I thought someone may be interested in this one - also published in the BMWCC magazine.
PEDESTRIAN CROSSINGS AU FRANÇAIS Mike Fishwick
French motorists have long been known for their somewhat cavalier attitude towards pedestrians, which is never better illustrated than at a pedestrian crossing. I can still remember the fear which spread amongst a group of tourists in Paris, who found that the crossings across the Place de l’Etoile from the Arc de Triomphe were simply zones where, perhaps, they may not be killed before reaching the safety of the other side. Any other path would definitely result in instant death, or the prospect of ending one’s days as a bonnet ornament on a Parisian bus, spread across the inevitable sign which encouraged the populace to ‘Buvez Pschitt!’
That was 1961, and during subsequent years the problem became steadily worse, until during 2000 over half of the French pedestrian deaths took place on crossings. Even a near-miss on a pedestrian did not cause the average pilote to think again, as one British journalist living in Paris discovered. After being nudged at speed by a car’s mirror as she fearfully used a passage des pietons, she was then chased by the irate driver until he cornered her, and had to cower in a phone box until he was chased away by a local shopkeeper!
French law did not clearly state that the humble pieton had any rights at all on a crossing, and it was not uncommon to see one trapped in the middle of a busy road. Wheelchair users, blind persons or others not up to Olympic sprinting standards simply did not feature in the average French motorist’s game plan.
The situation was not helped by the manner in which the French defined their crossings, as they were invariably marked in faded white paint covered with skid marks, which provided little contrast against the well-polished road surface. In most cases a less than vigilant driver would be over the crossing before even realising it was there, particularly when wet. It was common to find crossings sited at bus stops or on corners of busy junctions. Even when sited at traffic lights there was no delay on rouge to enable safe passage for pedestrians. Another Gallic speciality was to position several crossings close together, which helped no-one.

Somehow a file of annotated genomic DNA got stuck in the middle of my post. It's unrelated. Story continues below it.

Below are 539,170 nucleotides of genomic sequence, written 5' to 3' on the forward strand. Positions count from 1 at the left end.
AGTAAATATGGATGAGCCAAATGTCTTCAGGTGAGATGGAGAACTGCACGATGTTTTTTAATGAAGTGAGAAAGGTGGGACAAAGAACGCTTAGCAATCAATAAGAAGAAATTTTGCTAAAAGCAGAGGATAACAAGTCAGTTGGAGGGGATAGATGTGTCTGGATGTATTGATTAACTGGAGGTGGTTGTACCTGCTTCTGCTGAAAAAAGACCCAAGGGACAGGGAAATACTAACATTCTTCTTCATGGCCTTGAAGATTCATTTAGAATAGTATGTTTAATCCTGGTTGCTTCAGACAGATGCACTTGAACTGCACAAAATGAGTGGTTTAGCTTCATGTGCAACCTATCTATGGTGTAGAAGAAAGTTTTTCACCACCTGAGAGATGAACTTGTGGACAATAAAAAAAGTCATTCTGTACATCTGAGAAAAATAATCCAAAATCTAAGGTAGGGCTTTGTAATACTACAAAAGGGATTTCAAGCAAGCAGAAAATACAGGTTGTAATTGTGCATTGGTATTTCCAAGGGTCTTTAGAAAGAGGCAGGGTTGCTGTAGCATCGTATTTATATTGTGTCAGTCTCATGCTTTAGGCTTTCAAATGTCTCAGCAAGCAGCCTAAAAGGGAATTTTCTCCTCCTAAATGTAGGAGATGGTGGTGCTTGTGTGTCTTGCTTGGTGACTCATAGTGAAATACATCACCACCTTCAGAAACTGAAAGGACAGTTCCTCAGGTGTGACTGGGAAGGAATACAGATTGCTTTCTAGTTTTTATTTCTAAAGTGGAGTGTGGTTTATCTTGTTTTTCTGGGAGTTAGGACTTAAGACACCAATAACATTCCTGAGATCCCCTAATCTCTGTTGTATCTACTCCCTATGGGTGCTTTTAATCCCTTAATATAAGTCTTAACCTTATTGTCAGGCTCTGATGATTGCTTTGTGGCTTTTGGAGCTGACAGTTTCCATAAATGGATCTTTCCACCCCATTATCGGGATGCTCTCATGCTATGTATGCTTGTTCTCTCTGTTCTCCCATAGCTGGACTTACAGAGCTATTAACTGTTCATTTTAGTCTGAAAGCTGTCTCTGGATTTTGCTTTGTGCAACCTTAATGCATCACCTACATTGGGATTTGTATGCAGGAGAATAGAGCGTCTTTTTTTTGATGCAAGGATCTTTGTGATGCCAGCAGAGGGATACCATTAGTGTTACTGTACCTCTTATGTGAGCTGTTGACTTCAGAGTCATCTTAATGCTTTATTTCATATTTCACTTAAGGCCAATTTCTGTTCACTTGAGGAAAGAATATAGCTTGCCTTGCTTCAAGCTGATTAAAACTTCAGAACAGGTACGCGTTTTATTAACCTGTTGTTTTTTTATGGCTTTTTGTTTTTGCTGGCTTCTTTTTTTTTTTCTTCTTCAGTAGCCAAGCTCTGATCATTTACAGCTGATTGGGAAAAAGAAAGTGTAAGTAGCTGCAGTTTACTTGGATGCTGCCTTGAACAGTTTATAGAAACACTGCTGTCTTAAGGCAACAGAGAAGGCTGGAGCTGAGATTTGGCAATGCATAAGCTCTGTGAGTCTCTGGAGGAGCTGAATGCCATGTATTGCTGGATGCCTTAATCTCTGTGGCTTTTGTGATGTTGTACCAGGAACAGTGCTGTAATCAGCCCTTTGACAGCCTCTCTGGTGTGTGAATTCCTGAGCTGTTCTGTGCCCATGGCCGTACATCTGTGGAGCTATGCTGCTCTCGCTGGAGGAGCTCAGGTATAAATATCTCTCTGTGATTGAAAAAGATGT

In spite of the traditional French disregard for speed limits, particularly in urban areas, it is worth remembering that the British kill almost twice the number of pedestrians, in spite of their comparatively sedate driving style. Perhaps this is due to the realisation by French pietons that, once they step off a pavement, they become targets! It certainly makes one wonder about the validity of the continuous ‘Speed Kills’ propaganda aimed at the British motorist. Perhaps a little more safety propaganda aimed at British pedestrians – rather than the motorist – would not be a bad thing, as would a few hefty damages actions against careless or drunken pedestrians for colliding with cars.
Things eventually had to change, and a few years ago French pedestrians were finally given priority whilst on a crossing. This simple fact does not however seem to have been accepted by the motorist, with the result that in many towns the Gendarmes can be seen lurking in the vicinity, ready to pounce upon the unwary or inconsiderate motorist – particularly if they are not locals!
It seems that government policy has finally persuaded local authorities to repaint some of their crossings, in alternate green (or yellow, or red) and white triangles (or rectangles) bordered by a white line across the road, while many of the adjacent crossings are being allowed to continue gracefully fading away.
Nowhere, however, will you find the standard of crossing which we are used to, with parking and overtaking forbidden on the zig-zag lines at each side, flashing beacons, pedestrian floodlights, and studs across the road.
Overtaking and parking in the vicinity of crossings remains commonplace, and one can often see vehicles parked up to and sometimes on top of a crossing! Needless to say, the concept of pedestrian-controlled crossings is regarded by many drivers as a personal insult.
If you are planning to travel in France, be prepared for this change in the law, but also be prepared for the driver behind to become upset at your weakness as you give way to pedestrians. You will probably find that as you slow down for the crossing you will be beeped at, and often overtaken, in spite of the basic requirement that overtaking in built-up areas is 'interdit.'
For a nation who otherwise have a high regard for good manners and etiquette in general, it seems strange that they should be so different when behind the wheel of a car. Much as I like the French on a national and individual level I have to admit that driving in their charming country can sometimes be more than a little fraught, particularly after lunch, when even the Italians seem to be more competent.
Perhaps we should just remember that in spite of their generally civilised nature, the French still have a strong drink and driving culture, for it is quite common to see all types of drivers – including the police – enjoying a glass of wine or a beer during a mid-morning or lunch break. This, coupled with a general lack of concern for the welfare of others, is probably at the root of the problem. It was not for nothing that Marie Antoinette was famed for proclaiming ‘Aprés moi le deluge,’ which can be roughly translated as meaning ‘I’m all right Jaques!’
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